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New Filing: Catholic Priest Should Not Have To Risk Life, Health to Perform Last Rites for Dustin Honken at Scheduled July 17 Federal Execution

(Indianapolis, IN) Citing his age, the large number of people with whom he must be in regular contact due to his priestly duties, and the current surge in COVID-19 cases, Father Mark O’Keefe asked to join a lawsuit seeking to delay the federal executions scheduled for the week of July 13, due to the serious and unnecessary virus risk created by attending those executions. 

Father O’Keefe, who is 64 years old, is a Catholic priest and the designated spiritual advisor to death row prisoner Dustin Honken, whose execution has been set for July 17. The Bureau of Prison has authorized Father O’Keefe to attend to the execution as Mr. Honken’s spiritual advisor. But, the new filing explains, fulfilling this sacred religious obligation would place Father O’Keefe at grave risk of contracting COVID-19 and potentially life-threatening complications, and of spreading the virus to others in the course of his ministry to clergy, citizens, and prisoners in the greater Terre Haute area, many of whom are themselves at increased risk of serious complications.

Father O’Keefe’s intervenor complaint is available here:

Memorandum in support of Father O'Keefe's complaint is available here:

The complaint filed on behalf of Rev. Hartkemeyer last week is available here:

With today’s filing, Father O’Keefe seeks to delay Mr. Honken’s execution until after the pandemic risk has abated. He seeks to join a lawsuit filed on July 2 on behalf of Reverend Seigen Hartkemeyer, a Buddhist priest who is the longtime spiritual advisor to Wesley Purkey, scheduled for execution on July 15. Like Father O’Keefe, Rev. Hartkemeyer is religiously obligated to attend Mr. Purkey’s execution, and like Father O’Keefe, doing so would put his health and life at severe risk due to the COVID-19 pandemic.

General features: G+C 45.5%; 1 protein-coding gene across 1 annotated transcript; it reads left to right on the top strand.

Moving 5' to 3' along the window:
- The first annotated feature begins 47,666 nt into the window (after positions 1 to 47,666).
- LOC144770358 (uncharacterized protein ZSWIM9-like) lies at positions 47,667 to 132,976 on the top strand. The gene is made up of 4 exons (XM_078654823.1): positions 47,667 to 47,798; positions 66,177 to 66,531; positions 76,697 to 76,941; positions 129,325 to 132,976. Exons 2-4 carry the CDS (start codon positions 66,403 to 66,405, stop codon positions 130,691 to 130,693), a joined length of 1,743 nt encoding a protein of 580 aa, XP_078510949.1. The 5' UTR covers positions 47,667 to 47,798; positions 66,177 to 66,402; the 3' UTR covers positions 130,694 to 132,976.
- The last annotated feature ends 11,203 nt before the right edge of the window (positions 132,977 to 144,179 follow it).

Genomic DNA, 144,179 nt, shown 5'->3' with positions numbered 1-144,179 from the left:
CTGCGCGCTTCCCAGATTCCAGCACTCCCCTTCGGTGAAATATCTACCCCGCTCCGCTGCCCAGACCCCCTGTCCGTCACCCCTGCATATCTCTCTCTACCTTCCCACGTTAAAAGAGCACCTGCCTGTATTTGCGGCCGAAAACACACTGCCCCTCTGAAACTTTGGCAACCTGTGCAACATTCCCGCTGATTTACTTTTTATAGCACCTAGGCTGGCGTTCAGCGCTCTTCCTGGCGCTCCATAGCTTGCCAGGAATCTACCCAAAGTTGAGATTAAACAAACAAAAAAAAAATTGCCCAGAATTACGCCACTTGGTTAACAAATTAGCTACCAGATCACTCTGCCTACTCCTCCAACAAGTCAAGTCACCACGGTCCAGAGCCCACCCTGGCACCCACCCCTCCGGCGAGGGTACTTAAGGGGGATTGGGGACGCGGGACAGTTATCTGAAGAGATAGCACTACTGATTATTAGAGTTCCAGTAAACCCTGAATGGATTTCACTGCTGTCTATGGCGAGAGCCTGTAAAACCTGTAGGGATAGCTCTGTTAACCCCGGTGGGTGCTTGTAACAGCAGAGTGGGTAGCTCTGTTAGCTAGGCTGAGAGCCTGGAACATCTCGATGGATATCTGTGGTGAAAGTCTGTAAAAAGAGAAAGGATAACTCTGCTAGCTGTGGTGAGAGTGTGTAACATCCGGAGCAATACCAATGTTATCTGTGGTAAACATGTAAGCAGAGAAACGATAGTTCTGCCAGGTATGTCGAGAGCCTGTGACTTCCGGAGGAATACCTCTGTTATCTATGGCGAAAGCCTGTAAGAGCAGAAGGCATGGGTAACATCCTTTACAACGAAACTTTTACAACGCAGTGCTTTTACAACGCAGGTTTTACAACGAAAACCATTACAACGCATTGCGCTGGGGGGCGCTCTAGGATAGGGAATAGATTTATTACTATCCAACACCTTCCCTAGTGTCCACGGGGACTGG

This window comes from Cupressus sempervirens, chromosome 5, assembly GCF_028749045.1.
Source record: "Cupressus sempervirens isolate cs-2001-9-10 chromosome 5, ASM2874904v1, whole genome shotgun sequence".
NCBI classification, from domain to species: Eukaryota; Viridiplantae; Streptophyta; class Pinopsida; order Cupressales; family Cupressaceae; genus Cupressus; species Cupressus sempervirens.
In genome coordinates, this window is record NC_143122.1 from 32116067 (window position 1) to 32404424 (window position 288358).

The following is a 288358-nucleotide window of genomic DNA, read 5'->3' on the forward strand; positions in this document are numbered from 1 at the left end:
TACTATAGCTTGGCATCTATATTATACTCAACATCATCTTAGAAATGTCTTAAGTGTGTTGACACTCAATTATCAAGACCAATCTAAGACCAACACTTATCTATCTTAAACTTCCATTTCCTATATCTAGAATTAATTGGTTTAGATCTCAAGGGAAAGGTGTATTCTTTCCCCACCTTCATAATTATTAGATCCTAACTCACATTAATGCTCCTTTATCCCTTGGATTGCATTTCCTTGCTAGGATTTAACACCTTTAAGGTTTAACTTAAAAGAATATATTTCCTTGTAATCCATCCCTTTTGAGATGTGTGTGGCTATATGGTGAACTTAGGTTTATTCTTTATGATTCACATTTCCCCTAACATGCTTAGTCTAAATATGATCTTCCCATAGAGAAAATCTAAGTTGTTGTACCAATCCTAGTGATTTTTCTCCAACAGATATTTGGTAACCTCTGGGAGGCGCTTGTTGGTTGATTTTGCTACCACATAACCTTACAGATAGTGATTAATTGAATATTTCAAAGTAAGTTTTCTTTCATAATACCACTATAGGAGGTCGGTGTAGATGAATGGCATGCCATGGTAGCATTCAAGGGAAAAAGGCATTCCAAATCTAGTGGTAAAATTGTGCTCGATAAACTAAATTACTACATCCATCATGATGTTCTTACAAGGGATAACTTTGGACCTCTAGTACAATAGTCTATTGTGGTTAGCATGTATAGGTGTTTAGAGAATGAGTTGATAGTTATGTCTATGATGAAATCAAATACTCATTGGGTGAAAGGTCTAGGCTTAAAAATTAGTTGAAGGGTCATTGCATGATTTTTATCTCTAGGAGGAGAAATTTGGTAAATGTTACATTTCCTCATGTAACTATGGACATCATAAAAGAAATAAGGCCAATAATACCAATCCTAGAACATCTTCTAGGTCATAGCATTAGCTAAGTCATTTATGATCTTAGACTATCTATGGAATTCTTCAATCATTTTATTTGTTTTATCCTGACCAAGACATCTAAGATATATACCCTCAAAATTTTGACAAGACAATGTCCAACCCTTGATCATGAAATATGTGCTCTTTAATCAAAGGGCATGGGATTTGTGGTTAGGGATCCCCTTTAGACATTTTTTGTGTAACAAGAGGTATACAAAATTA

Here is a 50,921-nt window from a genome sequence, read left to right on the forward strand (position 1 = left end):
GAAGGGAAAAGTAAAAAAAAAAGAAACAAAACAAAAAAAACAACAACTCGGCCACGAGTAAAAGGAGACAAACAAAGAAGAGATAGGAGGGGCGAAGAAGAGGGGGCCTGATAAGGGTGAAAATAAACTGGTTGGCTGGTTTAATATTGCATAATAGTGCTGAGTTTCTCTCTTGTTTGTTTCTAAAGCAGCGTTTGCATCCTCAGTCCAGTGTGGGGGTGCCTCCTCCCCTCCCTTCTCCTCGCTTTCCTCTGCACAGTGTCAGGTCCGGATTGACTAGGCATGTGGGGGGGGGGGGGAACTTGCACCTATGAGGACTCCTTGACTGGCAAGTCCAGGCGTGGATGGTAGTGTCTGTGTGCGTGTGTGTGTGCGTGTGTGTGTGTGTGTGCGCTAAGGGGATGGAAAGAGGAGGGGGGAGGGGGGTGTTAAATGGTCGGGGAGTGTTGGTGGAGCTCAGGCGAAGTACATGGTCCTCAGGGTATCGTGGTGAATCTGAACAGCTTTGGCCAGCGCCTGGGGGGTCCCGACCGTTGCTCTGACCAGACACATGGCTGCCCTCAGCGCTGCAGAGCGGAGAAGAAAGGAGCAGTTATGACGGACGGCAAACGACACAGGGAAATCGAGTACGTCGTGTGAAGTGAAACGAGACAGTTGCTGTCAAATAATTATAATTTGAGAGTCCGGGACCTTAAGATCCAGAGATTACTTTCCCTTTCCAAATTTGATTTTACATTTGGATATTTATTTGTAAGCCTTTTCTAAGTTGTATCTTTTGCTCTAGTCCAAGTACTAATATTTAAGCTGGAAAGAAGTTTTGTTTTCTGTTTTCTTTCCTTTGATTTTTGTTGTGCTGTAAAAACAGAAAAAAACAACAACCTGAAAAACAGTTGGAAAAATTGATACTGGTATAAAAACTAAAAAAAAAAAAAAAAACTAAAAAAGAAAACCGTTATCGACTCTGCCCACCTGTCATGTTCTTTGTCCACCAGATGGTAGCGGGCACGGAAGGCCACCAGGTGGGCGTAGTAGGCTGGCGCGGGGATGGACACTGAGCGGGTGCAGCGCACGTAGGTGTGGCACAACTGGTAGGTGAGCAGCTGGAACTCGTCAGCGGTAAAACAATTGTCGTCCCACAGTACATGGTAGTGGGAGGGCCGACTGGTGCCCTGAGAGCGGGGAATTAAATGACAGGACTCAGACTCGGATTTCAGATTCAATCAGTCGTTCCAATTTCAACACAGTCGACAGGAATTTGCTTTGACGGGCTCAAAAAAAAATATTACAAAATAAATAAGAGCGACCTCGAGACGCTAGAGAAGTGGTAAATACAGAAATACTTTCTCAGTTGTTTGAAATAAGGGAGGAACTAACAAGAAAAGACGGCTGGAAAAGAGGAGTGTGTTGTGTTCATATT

Mr. Honken’s execution is the third of three that the government has scheduled over the course of just five days next week, despite the global pandemic and rapidly spreading cases throughout the U.S., in Indiana, and in the federal prison system. If carried out, these will be the first federal executions in 17 years.

As asserted in Mr. Purkey’s lawsuit, the executions threaten to become “super-spreader events” for COVID-19: Each execution will require the travel and congregation of hundreds of people, including correctional officers, local and national media, legal counsel from around the country, witnesses, victims’ family members, and others. The United States Penitentiary at Terre Haute, where Mr. Honken’s execution is also set to take place, is currently dealing with COVID-19 infections among the prisoners.

“The First Amendment protects Father O’Keefe’s right to practice religion. Forcing him to risk deadly Covid to provide last rites to a death row inmate, cynically infringes on the rights of both priest and penitent,” said Edward C. Wallace, co-chair of Greenberg Traurig’s New York office and attorney for Father O’Keefe. “Attorney General Barr should halt this dash to execute inmates in the middle of a pandemic forcing the clergy to choose ministry over health.”  

Father O’Keefe’s complaint cites the long history of allowing condemned prisoners to receive ministerial support before and during executions, and the importance to his own religious practice of fulfilling his obligation to minister to Mr. Honken. He argues that by forcing him into the untenable choice between ministering to Mr. Honken and protecting his own health and the lives and health of others to whom he ministers, the government is violating federal statutes protecting religious free exercise. Given that the Trump Administration purports to strongly support religious freedom, and the absence of any compelling reason for carrying out federal executions right now, Father O’Keefe asks the court to require a delay until a cure or vaccine for COVID-19 is available.

As Father O’Keefe and Rev. Hartkemeyer are challenging the federal executions as burdening their religious exercise, on July 1, 2020, eight Catholic bishops in Iowa sent a letter to President Trump asking him to commute Dustin Honken’s federal death sentence. That letter can be accessed here:

In addition, today, a group of more than 1,000 U.S. religious leaders called on President Trump and Attorney General Barr to delay the scheduled federal executions:

"As our country grapples with the COVID-19 pandemic, an economic crisis, and systemic racism in the criminal legal system, we should be focused on protecting and preserving life, not carrying out executions," the leaders from various Christian faiths said in a statement released today. The statement can be accessed here:; media coverage of the statement by the Catholic News Service can be accessed here:  

For more information, or to speak to an attorney, please contact: Joey Kaiser, 212-801-6983